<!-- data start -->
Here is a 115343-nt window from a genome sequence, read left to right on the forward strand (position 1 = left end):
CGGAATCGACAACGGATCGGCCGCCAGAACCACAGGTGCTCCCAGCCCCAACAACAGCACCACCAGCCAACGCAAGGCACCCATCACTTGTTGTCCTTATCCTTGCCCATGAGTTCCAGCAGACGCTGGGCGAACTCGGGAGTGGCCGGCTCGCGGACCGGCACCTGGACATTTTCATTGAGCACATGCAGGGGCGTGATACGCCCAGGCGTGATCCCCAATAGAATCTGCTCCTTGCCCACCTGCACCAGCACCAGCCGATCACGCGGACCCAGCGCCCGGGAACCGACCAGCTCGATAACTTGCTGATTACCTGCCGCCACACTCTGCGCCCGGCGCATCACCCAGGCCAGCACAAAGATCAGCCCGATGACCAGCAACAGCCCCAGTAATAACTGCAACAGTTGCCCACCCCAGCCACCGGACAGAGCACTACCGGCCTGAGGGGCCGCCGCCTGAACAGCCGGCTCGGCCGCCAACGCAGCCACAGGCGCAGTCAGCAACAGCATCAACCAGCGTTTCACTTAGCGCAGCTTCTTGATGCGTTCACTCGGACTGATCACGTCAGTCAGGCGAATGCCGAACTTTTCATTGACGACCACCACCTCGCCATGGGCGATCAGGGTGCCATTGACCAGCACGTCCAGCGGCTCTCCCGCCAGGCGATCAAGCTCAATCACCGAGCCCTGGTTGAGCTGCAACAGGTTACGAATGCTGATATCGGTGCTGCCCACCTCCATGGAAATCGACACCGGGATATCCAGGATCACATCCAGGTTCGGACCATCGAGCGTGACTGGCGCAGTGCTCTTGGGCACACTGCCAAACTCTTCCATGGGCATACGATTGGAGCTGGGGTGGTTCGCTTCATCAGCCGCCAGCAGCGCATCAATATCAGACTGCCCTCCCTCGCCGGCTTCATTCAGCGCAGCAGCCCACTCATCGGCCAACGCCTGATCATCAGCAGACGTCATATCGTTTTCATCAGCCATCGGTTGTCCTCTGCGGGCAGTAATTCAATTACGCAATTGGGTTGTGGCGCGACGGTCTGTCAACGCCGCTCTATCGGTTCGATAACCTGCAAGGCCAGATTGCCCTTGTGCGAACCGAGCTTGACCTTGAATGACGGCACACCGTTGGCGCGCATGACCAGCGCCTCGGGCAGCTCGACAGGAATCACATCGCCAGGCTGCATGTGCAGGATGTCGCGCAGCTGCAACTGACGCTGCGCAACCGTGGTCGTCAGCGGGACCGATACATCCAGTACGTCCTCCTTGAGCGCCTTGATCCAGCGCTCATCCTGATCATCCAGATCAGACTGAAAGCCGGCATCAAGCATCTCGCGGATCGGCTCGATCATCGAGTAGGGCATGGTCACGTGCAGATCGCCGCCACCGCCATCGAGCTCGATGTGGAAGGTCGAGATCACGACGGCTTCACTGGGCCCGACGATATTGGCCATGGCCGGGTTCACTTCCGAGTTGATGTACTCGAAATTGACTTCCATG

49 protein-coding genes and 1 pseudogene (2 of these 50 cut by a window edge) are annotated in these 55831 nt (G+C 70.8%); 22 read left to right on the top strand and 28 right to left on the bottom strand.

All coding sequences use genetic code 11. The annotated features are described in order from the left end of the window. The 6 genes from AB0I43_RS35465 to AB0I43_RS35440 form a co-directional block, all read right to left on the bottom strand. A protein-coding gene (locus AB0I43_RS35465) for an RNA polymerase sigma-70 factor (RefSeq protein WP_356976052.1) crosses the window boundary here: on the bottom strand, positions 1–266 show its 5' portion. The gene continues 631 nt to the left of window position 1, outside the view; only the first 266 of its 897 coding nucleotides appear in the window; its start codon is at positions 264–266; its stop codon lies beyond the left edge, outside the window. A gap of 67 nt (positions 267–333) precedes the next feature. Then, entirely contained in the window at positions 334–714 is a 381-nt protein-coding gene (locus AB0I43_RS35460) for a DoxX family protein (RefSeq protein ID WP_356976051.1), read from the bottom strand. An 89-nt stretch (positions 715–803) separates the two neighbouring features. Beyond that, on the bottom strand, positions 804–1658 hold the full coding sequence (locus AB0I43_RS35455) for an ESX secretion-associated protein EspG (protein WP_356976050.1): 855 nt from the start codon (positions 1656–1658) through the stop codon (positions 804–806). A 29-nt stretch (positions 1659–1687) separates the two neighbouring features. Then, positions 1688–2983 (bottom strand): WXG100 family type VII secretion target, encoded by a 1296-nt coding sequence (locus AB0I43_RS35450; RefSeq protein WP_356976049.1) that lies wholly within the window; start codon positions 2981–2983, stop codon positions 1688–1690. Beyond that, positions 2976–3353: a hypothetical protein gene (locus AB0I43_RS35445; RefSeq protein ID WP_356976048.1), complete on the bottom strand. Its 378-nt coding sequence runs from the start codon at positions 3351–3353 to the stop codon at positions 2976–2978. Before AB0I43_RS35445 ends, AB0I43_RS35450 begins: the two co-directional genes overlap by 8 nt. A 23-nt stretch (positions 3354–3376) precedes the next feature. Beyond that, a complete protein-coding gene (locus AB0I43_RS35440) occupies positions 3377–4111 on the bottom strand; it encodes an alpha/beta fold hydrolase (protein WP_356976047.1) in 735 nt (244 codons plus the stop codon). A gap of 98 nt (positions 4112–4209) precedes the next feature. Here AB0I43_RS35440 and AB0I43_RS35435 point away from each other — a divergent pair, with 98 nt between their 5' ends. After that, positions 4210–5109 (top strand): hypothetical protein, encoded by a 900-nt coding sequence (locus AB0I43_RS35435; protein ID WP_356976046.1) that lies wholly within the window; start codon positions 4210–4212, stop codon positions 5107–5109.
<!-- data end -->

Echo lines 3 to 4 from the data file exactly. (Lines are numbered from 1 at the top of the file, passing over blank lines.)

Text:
49 protein-coding genes and 1 pseudogene (2 of these 50 cut by a window edge) are annotated in these 55831 nt (G+C 70.8%); 22 read left to right on the top strand and 28 right to left on the bottom strand.

All coding sequences use genetic code 11. The annotated features are described in order from the left end of the window. The 6 genes from AB0I43_RS35465 to AB0I43_RS35440 form a co-directional block, all read right to left on the bottom strand. A protein-coding gene (locus AB0I43_RS35465) for an RNA polymerase sigma-70 factor (RefSeq protein WP_356976052.1) crosses the window boundary here: on the bottom strand, positions 1–266 show its 5' portion. The gene continues 631 nt to the left of window position 1, outside the view; only the first 266 of its 897 coding nucleotides appear in the window; its start codon is at positions 264–266; its stop codon lies beyond the left edge, outside the window. A gap of 67 nt (positions 267–333) precedes the next feature. Then, entirely contained in the window at positions 334–714 is a 381-nt protein-coding gene (locus AB0I43_RS35460) for a DoxX family protein (RefSeq protein ID WP_356976051.1), read from the bottom strand. An 89-nt stretch (positions 715–803) separates the two neighbouring features. Beyond that, on the bottom strand, positions 804–1658 hold the full coding sequence (locus AB0I43_RS35455) for an ESX secretion-associated protein EspG (protein WP_356976050.1): 855 nt from the start codon (positions 1656–1658) through the stop codon (positions 804–806). A 29-nt stretch (positions 1659–1687) separates the two neighbouring features. Then, positions 1688–2983 (bottom strand): WXG100 family type VII secretion target, encoded by a 1296-nt coding sequence (locus AB0I43_RS35450; RefSeq protein WP_356976049.1) that lies wholly within the window; start codon positions 2981–2983, stop codon positions 1688–1690. Beyond that, positions 2976–3353: a hypothetical protein gene (locus AB0I43_RS35445; RefSeq protein ID WP_356976048.1), complete on the bottom strand. Its 378-nt coding sequence runs from the start codon at positions 3351–3353 to the stop codon at positions 2976–2978. Before AB0I43_RS35445 ends, AB0I43_RS35450 begins: the two co-directional genes overlap by 8 nt. A 23-nt stretch (positions 3354–3376) precedes the next feature. Beyond that, a complete protein-coding gene (locus AB0I43_RS35440) occupies positions 3377–4111 on the bottom strand; it encodes an alpha/beta fold hydrolase (protein WP_356976047.1) in 735 nt (244 codons plus the stop codon). A gap of 98 nt (positions 4112–4209) precedes the next feature. Here AB0I43_RS35440 and AB0I43_RS35435 point away from each other — a divergent pair, with 98 nt between their 5' ends. After that, positions 4210–5109 (top strand): hypothetical protein, encoded by a 900-nt coding sequence (locus AB0I43_RS35435; protein ID WP_356976046.1) that lies wholly within the window; start codon positions 4210–4212, stop codon positions 5107–5109.